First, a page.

SIKESTON -- The City of Sikeston has received a federal grant for communications equipment, which will update the Department of Public Safety's current radio communication system.
The Department was recently notified that it would receive $39,500 by the state of Missouri Emergency Management Agency of Missouri, according to a Thursday news release from Sgt. Jim McMillen, DPS public information officer.
The department hasn't finalized how the funds will be allocated but tentative plans are to replace one of the communication base stations at the headquarters and purchase handheld radios that would be compatible with the new system, McMillen said.
The need for public safety agencies and other first responders to have the ability to communicate with one another in the event of emergencies has been realized by the Department of Homeland Security and the Emergency Management Agency.
"Large scale emergencies often require a joint effort with various agencies and other organizations participating," McMillen said. "Communication is the key in organizing rescue efforts and other immediate tasks."
Hurricane Katrina serves an an example with several agencies that responded, but encountered obstacles in their ability to effectively communicate with one another, McMillen said. The equipment could be helpful in the Sikeston area should there be a crisis with the New Madrid fault line, he continued, although it will also be beneficial for smaller emergencies where other agencies assist.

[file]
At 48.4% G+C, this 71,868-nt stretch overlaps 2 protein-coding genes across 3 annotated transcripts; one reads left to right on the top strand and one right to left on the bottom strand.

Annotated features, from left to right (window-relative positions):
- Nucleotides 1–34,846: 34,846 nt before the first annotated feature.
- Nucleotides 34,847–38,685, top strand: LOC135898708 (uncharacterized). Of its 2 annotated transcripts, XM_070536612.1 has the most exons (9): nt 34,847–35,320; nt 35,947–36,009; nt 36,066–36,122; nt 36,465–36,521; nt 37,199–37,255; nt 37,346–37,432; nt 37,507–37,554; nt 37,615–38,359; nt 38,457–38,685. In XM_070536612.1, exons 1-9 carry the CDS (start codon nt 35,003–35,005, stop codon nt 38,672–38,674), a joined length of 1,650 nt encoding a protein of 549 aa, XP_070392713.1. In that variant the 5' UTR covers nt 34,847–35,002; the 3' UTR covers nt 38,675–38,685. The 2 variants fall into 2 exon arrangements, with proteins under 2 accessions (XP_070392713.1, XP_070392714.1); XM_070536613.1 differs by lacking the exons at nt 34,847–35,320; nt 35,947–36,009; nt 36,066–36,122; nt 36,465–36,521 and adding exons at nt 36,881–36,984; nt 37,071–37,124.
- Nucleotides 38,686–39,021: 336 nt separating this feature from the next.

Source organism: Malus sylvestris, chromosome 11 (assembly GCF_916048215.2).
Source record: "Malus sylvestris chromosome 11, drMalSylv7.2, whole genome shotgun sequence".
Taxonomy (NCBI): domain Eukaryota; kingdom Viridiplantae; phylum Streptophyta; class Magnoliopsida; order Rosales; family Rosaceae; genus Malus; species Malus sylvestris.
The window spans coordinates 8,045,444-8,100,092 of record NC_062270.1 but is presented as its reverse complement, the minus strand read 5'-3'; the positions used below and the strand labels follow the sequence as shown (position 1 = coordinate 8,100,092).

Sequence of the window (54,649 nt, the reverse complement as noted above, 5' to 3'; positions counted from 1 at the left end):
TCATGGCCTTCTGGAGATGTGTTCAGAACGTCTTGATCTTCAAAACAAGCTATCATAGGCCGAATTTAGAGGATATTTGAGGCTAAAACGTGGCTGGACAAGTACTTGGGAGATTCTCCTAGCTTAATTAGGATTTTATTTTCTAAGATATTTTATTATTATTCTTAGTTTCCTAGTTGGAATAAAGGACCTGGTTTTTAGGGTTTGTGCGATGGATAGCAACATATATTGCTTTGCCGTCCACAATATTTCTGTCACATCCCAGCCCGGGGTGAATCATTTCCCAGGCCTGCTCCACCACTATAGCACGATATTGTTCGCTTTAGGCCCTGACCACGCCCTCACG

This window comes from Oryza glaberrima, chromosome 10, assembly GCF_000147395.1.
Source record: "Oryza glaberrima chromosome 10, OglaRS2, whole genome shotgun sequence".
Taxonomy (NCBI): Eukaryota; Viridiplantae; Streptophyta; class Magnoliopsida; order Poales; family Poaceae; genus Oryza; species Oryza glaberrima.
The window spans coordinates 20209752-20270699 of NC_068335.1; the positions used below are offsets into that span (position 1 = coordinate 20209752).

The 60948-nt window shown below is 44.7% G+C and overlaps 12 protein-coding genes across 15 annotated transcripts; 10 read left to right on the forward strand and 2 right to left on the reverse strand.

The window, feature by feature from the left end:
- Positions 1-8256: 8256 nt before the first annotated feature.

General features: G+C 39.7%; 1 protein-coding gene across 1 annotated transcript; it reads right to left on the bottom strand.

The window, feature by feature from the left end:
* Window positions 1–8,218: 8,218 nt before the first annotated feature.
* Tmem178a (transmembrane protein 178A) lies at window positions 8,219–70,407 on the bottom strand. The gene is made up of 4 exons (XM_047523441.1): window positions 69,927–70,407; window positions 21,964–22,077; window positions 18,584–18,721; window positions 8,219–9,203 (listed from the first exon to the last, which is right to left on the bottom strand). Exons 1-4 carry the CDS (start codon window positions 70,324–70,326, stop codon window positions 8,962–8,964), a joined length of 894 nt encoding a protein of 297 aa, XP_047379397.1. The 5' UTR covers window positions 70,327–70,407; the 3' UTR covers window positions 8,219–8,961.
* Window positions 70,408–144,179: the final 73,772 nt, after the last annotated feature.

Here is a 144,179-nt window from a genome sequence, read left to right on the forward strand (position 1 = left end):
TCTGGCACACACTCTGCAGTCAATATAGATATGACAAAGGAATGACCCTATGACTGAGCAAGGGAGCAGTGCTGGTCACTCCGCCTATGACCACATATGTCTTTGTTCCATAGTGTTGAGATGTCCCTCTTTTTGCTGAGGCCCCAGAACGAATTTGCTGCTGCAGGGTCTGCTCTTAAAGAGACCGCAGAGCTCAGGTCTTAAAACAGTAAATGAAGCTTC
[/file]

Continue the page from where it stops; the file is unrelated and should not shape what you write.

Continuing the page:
In fact, lessons learned from other emergencies has led to an upgrade in radio systems across the country, moving from the old analog communication systems to the digital "narrow band system." All departments must change to the narrow band system by 2013.
"Ultimately, our department will be required to have this narrow band system," McMillen said, adding that it is expensive, but invaluable in the event of a large emergency. "This grant is a beginning step toward this requirement."